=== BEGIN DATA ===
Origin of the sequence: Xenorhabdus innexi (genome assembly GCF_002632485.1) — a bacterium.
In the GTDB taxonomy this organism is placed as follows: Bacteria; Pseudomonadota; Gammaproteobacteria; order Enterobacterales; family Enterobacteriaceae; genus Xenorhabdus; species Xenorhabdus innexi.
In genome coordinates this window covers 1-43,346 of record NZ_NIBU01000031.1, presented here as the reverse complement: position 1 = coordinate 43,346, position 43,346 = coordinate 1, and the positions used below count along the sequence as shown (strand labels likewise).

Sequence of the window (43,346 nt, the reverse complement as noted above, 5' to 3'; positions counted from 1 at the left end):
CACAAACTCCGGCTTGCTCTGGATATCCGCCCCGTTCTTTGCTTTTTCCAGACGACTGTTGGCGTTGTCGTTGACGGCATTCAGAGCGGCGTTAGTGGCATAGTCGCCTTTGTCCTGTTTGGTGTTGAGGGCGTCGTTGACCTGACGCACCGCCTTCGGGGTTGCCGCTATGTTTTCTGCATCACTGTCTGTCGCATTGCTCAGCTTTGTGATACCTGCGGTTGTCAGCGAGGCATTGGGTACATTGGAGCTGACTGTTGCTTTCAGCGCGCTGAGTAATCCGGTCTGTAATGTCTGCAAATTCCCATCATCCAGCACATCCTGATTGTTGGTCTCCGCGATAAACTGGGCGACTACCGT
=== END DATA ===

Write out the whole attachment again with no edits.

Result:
Origin of the sequence: Xenorhabdus innexi (genome assembly GCF_002632485.1) — a bacterium.
In the GTDB taxonomy this organism is placed as follows: Bacteria; Pseudomonadota; Gammaproteobacteria; order Enterobacterales; family Enterobacteriaceae; genus Xenorhabdus; species Xenorhabdus innexi.
In genome coordinates this window covers 1-43,346 of record NZ_NIBU01000031.1, presented here as the reverse complement: position 1 = coordinate 43,346, position 43,346 = coordinate 1, and the positions used below count along the sequence as shown (strand labels likewise).

Sequence of the window (43,346 nt, the reverse complement as noted above, 5' to 3'; positions counted from 1 at the left end):
CACAAACTCCGGCTTGCTCTGGATATCCGCCCCGTTCTTTGCTTTTTCCAGACGACTGTTGGCGTTGTCGTTGACGGCATTCAGAGCGGCGTTAGTGGCATAGTCGCCTTTGTCCTGTTTGGTGTTGAGGGCGTCGTTGACCTGACGCACCGCCTTCGGGGTTGCCGCTATGTTTTCTGCATCACTGTCTGTCGCATTGCTCAGCTTTGTGATACCTGCGGTTGTCAGCGAGGCATTGGGTACATTGGAGCTGACTGTTGCTTTCAGCGCGCTGAGTAATCCGGTCTGTAATGTCTGCAAATTCCCATCATCCAGCACATCCTGATTGTTGGTCTCCGCGATAAACTGGGCGACTACCGT